We've written a few times about the Parents Television Council, the infamous nonprofit group that sends out alerts any time anything it considers indecent is aired on TV or shows up elsewhere that the PTC doesn't like. Back when Kevin Martin was at the FCC, the PTC actually appeared to have some influence, but since then, its influence has clearly dwindled quite a bit. And with a court recently rejecting the FCC's attempts at fining those who upset the PTC as unconstitutional, the organization is apparently struggling with being relevant. I'd also guess that a growing number of people think that PTC's fear mongering is totally ridiculous and unfounded. For example, its latest grandstanding is about the CBS TV show $#*! My Dad Says. I would guess that most people simply don't care. And that's reflected in the fact that donations are way down to the PTC, and while the group claims 1.3 million members, only about 12,000 people seem to actually be active.
However, the NY Times recently had an article that suggests things are even more screwed up for the PTC than what was already known. It includes accusations from a whistleblower who worked at the PTC that the organization would ignore petitions that were sent in, just taking donations and not doing anything with the material. To understand what apparently happened, you need to understand how the PTC works. It generally sends out hyped up FUD-filled "petitions" that it asks people to sign, with promises that the PTC will pass them on to the FCC or whoever else. Except, the accusations claim that the PTC would take the returned envelopes, take out the cash, but then never pass them on to the FCC.
For a group that tries to present itself as being super ethical, taking money and failing to live up to what you promised to do in exchange for the money seems pretty unethical.
The group's response to this seems to be to attack the whistleblower, trying to turn his request for severance after he left the organization into a claim that he was trying to extort money from them. Unfortunately for the PTC, after the LAPD investigated the accusations of extortion, it found that the guy did not commit extortion. Rather than admitting that, it seems that any time anyone brings up these questions, the PTC goes right back to accusing the guy of extortion. At some point, you'd have to think that if the PTC continues to make such charges, the guy might actually have a decent defamation claim against them....
We recently wrote about the Second Circuit appeals court ruling that the FCC's policy against "fleeting expletives" on broadcast TV was ruled unconstitutional, and that's now raising some other questions as well. A separate case, also in the same circuit, involves the question of whether or not a similar policy over "fleeting nudity" is equally problematic. As you may recall, the show NYPD Blue got a ton of attention back in 2003, for showing 7-seconds of a bare backside (which apparently was once the top rated clip on YouTube, despite it happening a few years before YouTube even existed). The FCC used a similar "fleeting nudity" policy to threaten to fine ABC affiliates for airing the show. However, the court in that case is now asking whether or not the recent ruling over expletives has any bearing on the question over nudity. Of course, you could question how "fleeting" it is for a filmed drama (as compared to the expletives, which were live events). But, at the same time, the wide availability of that same video (and, um, a ton of other much more graphic videos) to anyone with a computer might raise questions about why it even matters?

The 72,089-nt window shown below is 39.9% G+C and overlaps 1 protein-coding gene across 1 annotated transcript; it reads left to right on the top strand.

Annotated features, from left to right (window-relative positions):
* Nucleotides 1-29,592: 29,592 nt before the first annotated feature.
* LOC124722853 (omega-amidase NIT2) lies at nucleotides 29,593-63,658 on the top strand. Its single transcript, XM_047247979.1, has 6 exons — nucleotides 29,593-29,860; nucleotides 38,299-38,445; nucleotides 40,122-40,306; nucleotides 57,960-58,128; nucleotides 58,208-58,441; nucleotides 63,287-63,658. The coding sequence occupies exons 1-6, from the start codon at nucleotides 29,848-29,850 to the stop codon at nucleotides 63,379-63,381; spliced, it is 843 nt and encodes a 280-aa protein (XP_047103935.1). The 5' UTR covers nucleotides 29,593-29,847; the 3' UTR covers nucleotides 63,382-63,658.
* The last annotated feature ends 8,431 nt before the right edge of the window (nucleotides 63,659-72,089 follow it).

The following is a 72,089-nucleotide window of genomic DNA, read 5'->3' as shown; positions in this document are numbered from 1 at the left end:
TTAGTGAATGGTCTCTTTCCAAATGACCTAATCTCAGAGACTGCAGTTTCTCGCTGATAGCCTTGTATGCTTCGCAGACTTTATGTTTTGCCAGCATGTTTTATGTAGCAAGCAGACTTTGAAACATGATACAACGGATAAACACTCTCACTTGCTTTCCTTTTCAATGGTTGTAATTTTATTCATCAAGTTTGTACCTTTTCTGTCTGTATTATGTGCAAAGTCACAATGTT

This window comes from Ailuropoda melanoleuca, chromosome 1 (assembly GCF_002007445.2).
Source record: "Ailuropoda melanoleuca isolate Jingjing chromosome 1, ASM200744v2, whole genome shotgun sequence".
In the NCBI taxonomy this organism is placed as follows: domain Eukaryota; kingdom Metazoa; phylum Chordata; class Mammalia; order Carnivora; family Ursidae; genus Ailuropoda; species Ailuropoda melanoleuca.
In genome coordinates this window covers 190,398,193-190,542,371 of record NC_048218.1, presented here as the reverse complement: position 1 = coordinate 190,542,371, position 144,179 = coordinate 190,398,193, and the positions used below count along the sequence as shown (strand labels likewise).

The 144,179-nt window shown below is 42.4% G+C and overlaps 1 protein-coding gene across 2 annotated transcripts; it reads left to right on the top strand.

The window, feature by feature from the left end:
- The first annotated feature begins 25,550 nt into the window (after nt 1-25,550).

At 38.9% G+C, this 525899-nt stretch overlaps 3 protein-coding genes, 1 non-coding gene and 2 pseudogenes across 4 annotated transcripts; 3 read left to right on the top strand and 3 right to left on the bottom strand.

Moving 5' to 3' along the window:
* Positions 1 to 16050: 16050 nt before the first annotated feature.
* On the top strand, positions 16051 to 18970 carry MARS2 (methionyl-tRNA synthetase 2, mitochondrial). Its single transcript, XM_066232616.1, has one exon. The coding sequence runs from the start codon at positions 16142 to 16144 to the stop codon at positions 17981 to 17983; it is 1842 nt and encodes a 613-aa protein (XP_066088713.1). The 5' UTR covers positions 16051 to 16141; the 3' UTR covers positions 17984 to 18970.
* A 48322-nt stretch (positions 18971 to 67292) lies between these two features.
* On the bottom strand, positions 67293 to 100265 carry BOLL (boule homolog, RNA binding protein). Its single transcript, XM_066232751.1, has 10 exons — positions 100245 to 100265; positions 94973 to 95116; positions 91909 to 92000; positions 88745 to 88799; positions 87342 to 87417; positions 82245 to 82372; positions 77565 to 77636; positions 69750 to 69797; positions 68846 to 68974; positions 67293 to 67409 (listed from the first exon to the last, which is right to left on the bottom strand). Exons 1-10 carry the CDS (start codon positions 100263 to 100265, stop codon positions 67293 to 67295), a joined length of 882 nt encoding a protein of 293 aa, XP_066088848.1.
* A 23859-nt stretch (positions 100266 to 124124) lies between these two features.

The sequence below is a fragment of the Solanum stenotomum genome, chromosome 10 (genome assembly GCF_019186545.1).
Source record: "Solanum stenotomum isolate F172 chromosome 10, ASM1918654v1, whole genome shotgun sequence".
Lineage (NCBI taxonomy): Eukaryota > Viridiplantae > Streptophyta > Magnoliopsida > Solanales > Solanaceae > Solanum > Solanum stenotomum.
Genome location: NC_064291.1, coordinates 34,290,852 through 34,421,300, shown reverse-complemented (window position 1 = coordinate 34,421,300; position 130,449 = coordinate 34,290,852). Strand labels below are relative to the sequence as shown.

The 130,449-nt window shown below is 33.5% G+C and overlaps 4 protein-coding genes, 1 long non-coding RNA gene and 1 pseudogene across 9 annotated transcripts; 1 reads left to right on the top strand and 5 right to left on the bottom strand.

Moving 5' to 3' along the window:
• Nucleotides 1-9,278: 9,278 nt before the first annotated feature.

In a case that has been going on for many years now, it looks like the FCC's indecency policy has been smacked down yet again, with the Second Circuit appeals court ruling it an unconstitutional violation of the First Amendment. If you haven't been following the case, it involved FCC fines against various TV networks for "indecency," over "fleeting expletives" -- such as when Bono was quoted at an awards showing saying "this is really, really, fucking brilliant," or when Paris Hilton, also at an awards show, was quoted saying "Have
you ever tried to get cow shit out of a Prada purse? It's not so fucking simple."
Initially the same appeals court found that the FCC's rules were "arbitrary and capricious," but chose not to tackle the First Amendment questions. The Supreme Court actually reversed that ruling, saying that the FCC has the right to make its own rules -- arbitrary and capricious or not. However, it also did not investigate the First Amendment questions.
So, the case went back to the Second Circuit, which has once again smacked down the FCC, saying that even if the rules aren't arbitrary and capricious, they do violate the First Amendment and create a real "chilling effect."